Despite recent criticism by residents of a Kelowna neighbourhood where a supportive housing project that will allow drug use on site is slated, B.C. Housing has no plans to change how it handles public consultation.
Ann Howard, B.C. Housing’s regional director for the Interior, said consultation with neighbours of the planned building on McIntosh Road in the Rutland neighbourhood has already started.
The 50-unit housing project, that will house former homeless and, in some cases, drug addicted residents was announced the day after a packed and lengthy public hearing before city council on a similar project slated for Agassiz Road in the Midtown area of the city.
During that public hearing, area residents—mainly seniors—expressed fears their neighbourhood would become unsafe with the arrival of the supportive housing that allowed drug use. The residents said they feared drug dealers would move into their neighbourhood.
They also claimed they were not told that drugs would be allowed on site when plans for the project were first announced.
Earlier this week, B.C. Housing held a public open house for the McIntosh Road project and once again none of the printed materials talked about drug use on site. Representatives did, however, talk about it when asked.
Howard said both projects will follow the “housing first” approach, which has been shown to be successful in helping formerly homeless people, including addicted and those with mental health issues, turn their lives around once they have a home of their own. That includes seeking help through support programs.
“We are providing housing,” Howard told the Capital News. “People make choices about how they want to live.”
She said as is the case in anyone’s home, residents are not prohibited from taking drugs or drinking alcohol or forced to participate in treatment programs. But staff will be on site to help residents, she added.
She said it has been shown that when someone has a home they are more likely to voluntarily seek treatment.
Howard described the McIntosh Road open house as “good dialogue” with area residents, adding all B.C. Housing projects try to be good neighbours.
Part of the plan for both the Agassiz and McIntosh Road projects is to have community advisory committees to help bring issues to the attention of the organizations that operate buildings. In the case of the Agassiz Road project, that will be the John Howard Society. The John Howard Society will operate the McIntosh Road project.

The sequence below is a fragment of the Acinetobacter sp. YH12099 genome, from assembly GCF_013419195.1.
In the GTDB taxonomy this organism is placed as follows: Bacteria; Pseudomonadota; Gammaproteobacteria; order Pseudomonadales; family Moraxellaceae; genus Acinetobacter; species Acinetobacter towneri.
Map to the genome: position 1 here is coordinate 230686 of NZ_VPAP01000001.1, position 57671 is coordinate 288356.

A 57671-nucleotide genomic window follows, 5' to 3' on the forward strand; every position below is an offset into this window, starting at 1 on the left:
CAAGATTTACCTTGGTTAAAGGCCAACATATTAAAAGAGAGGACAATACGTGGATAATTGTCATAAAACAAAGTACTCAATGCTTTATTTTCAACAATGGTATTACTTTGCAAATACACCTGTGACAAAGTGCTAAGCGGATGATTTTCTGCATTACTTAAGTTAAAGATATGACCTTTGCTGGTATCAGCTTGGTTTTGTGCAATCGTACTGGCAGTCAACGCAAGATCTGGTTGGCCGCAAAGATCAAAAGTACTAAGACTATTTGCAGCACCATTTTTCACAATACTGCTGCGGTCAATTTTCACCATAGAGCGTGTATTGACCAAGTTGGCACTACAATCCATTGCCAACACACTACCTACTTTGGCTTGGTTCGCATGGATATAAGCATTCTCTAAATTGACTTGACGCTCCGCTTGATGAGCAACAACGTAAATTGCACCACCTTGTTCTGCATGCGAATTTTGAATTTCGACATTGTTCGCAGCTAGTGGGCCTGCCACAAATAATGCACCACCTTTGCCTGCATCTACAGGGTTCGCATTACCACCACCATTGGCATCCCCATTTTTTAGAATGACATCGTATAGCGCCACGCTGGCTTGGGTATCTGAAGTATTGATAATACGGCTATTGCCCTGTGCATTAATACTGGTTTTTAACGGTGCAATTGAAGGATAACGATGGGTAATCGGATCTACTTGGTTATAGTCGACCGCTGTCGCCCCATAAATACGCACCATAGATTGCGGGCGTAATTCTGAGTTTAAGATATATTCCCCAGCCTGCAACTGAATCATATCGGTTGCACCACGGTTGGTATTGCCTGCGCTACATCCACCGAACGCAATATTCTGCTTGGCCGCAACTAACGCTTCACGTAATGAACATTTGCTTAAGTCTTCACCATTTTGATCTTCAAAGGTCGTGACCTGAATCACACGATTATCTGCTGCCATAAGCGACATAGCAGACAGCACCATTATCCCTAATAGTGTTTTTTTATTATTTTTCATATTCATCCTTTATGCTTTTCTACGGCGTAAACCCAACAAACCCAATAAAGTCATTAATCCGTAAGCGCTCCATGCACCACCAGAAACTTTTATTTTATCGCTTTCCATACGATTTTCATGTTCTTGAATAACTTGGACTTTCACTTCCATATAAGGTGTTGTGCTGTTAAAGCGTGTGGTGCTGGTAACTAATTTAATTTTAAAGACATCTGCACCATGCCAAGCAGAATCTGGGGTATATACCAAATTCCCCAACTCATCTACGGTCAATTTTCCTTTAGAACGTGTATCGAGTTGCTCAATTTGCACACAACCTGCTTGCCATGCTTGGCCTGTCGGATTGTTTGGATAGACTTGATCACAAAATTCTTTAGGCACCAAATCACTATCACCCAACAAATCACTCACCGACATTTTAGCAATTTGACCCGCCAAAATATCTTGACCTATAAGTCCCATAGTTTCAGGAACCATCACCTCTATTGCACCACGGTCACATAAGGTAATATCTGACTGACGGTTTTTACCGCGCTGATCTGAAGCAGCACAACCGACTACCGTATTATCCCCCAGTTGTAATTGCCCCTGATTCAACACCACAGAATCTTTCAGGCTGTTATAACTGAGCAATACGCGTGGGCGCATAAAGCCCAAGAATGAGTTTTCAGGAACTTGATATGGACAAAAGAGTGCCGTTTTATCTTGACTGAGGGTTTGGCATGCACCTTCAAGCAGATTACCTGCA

B.C. Housing has said not all people to be housed at both locations will be addicts and there is a screening process for those who will be allowed to move in.
But, as was the case with residents in the Agassiz Road area, residents living near the planned McIntosh Road project said they have concerns with what residents will be allowed to do.
While conceding some neighbours have concerns, Howard said B.C. Housing and the John Howard Society were working to address them. She said area residents expressed a desire to become part of the community advisory committee for the McIntosh Road project once it is up and running.
Unlike the Agassiz Road project, the McIntosh Road facility will not require a public hearing before city council because the land does not need to be rezoned.
The two projects, along with two other similar supportive housing projects in the city—on Commerce Avenue and on Highway 97 in a renovated former motel—are in part a response to a call in the city’s Journey Home initiative to address homelessness for the addition of more supportive housing in Kelowna. Journey Home calls for 300 more units of supportive housing in the city.
Between the two projects already up and running—called Hearthstone and Health House—and the two planned projects on Agassiz Road and McIntosh Road—200 of those units are being provided.
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